Ranger Harris Comes to the Happy Camp/Oak Knoll District

It was a pleasure to run into Ken Harris at
the Pizza House today!! We have enjoyed Alan Vandiver as our
District Ranger, and Don Hall as acting Deputy District Ranger. Don
Hall has planned to retire the end of the year and we will really
miss him a great deal. Alan has moved to the coast.

Now Ken Harris will take the helm as the new District Ranger on the
Happy Camp and Oak Knoll Ranger District. Ken was just on the
Salmon/Scott River Ranger District.
Ken’s a long-time resident of Siskiyou County, Etna precisely. His
career began as a firefighter on the Angeles National Forest and he
spent a year in Alaska before coming to the Klamath for the first
time in 1978. After earning a degree in Forest Management from
Humboldt State University in 1980, he worked on the Scott River,
Ukonom, Salmon River , and Oak Knoll Ranger Districts. Harris also
served on the Lassen National Forest before coming back to the
Klamath to work on the Goosenest Ranger District in 2006. That is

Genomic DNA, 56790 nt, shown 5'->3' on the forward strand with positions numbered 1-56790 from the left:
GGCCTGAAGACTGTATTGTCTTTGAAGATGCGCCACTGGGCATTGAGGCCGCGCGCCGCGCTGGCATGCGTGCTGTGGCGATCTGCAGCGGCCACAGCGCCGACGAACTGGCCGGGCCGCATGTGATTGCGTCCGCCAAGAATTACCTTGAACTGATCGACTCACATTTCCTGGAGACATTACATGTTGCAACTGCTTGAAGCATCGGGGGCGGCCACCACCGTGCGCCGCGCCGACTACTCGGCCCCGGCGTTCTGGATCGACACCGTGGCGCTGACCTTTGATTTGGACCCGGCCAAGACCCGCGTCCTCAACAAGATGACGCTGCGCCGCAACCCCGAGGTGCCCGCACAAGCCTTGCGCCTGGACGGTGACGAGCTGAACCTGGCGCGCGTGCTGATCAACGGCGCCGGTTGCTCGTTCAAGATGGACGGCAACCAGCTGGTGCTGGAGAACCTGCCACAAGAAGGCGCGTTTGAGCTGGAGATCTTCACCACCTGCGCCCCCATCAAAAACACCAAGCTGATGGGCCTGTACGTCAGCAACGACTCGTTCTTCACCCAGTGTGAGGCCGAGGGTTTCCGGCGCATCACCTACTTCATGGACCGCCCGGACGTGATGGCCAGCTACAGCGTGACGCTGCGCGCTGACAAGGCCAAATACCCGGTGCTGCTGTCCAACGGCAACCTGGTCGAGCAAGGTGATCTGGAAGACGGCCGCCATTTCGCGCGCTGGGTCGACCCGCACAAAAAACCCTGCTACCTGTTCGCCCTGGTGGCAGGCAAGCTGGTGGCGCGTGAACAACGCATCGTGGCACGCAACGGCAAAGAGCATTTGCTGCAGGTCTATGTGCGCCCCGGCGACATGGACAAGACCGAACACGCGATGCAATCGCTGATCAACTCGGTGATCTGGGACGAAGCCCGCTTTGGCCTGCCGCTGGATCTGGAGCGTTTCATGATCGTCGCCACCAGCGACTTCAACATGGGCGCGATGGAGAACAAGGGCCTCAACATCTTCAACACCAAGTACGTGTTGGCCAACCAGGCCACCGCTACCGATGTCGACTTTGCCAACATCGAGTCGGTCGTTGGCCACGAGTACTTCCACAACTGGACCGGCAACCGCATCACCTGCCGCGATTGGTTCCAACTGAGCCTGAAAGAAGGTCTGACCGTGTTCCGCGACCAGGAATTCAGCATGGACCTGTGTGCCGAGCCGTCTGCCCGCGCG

where our son Stephen has been working summers and met Ken Harris.

Ken even took a break in his Forest Service career, as my husband
Dan did, and also taught school during that time. Harris was a
consultant for private landowners as well as teaching. Theresa
teaches school at Scott River Junior High School in Fort Jones .
Together they have three children: Kari, a college student in San
Diego ; Staci, who lives and works in Etna; and Ashley, a college
student in Kansas.

As a District Ranger, Harris looks forward to working with all
interested publics and people who have different viewpoints. He
said, “The Happy Camp/Oak Knoll District has phenomenal resources.
It’s possible, and desirable, to bring differing interests together
to work toward solutions so we can manage these resources wisely.”
Harris has been a member of the Etna Lions Club, coached sports
teams, and officiated at high school and youth football in Siskiyou
County .

Personnel are changing all over the Klamath Forest . Patty Grantham,
Deputy Forest Supervisor since February 2007 and acting Forest
Supervisor for the past five months, has been named as the new
Forest Supervisor for the Klamath National Forest .

Happy Camp Summer